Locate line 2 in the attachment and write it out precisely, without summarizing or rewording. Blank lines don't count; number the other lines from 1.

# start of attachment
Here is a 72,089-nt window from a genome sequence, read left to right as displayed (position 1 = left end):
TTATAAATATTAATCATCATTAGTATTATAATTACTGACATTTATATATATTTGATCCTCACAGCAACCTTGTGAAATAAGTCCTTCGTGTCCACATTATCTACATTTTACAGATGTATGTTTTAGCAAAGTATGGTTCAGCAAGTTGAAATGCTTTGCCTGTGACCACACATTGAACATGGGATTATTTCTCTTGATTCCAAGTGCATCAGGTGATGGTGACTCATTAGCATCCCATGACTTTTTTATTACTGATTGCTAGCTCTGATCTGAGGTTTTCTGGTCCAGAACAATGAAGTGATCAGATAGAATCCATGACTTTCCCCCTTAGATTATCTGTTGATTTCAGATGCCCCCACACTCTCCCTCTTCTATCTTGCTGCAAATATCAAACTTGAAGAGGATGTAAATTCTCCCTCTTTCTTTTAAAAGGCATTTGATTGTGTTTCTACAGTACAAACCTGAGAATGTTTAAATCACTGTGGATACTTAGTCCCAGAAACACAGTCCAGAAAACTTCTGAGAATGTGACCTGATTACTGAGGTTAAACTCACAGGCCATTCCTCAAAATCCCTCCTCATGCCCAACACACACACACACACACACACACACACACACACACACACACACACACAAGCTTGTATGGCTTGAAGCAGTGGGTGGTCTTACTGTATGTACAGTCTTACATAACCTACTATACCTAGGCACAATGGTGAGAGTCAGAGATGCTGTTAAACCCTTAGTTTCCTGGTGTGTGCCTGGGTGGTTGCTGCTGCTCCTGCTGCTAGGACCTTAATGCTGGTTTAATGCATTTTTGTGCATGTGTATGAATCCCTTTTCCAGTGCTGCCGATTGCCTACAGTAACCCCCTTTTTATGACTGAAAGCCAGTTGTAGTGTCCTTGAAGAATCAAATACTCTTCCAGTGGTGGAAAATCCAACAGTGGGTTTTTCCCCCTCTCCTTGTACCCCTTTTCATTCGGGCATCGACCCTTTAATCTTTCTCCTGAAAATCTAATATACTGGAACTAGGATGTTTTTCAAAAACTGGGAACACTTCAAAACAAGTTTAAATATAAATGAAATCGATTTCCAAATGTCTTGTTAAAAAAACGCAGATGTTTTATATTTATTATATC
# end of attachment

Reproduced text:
TTATAAATATTAATCATCATTAGTATTATAATTACTGACATTTATATATATTTGATCCTCACAGCAACCTTGTGAAATAAGTCCTTCGTGTCCACATTATCTACATTTTACAGATGTATGTTTTAGCAAAGTATGGTTCAGCAAGTTGAAATGCTTTGCCTGTGACCACACATTGAACATGGGATTATTTCTCTTGATTCCAAGTGCATCAGGTGATGGTGACTCATTAGCATCCCATGACTTTTTTATTACTGATTGCTAGCTCTGATCTGAGGTTTTCTGGTCCAGAACAATGAAGTGATCAGATAGAATCCATGACTTTCCCCCTTAGATTATCTGTTGATTTCAGATGCCCCCACACTCTCCCTCTTCTATCTTGCTGCAAATATCAAACTTGAAGAGGATGTAAATTCTCCCTCTTTCTTTTAAAAGGCATTTGATTGTGTTTCTACAGTACAAACCTGAGAATGTTTAAATCACTGTGGATACTTAGTCCCAGAAACACAGTCCAGAAAACTTCTGAGAATGTGACCTGATTACTGAGGTTAAACTCACAGGCCATTCCTCAAAATCCCTCCTCATGCCCAACACACACACACACACACACACACACACACACACACACACACACACACAAGCTTGTATGGCTTGAAGCAGTGGGTGGTCTTACTGTATGTACAGTCTTACATAACCTACTATACCTAGGCACAATGGTGAGAGTCAGAGATGCTGTTAAACCCTTAGTTTCCTGGTGTGTGCCTGGGTGGTTGCTGCTGCTCCTGCTGCTAGGACCTTAATGCTGGTTTAATGCATTTTTGTGCATGTGTATGAATCCCTTTTCCAGTGCTGCCGATTGCCTACAGTAACCCCCTTTTTATGACTGAAAGCCAGTTGTAGTGTCCTTGAAGAATCAAATACTCTTCCAGTGGTGGAAAATCCAACAGTGGGTTTTTCCCCCTCTCCTTGTACCCCTTTTCATTCGGGCATCGACCCTTTAATCTTTCTCCTGAAAATCTAATATACTGGAACTAGGATGTTTTTCAAAAACTGGGAACACTTCAAAACAAGTTTAAATATAAATGAAATCGATTTCCAAATGTCTTGTTAAAAAAACGCAGATGTTTTATATTTATTATATC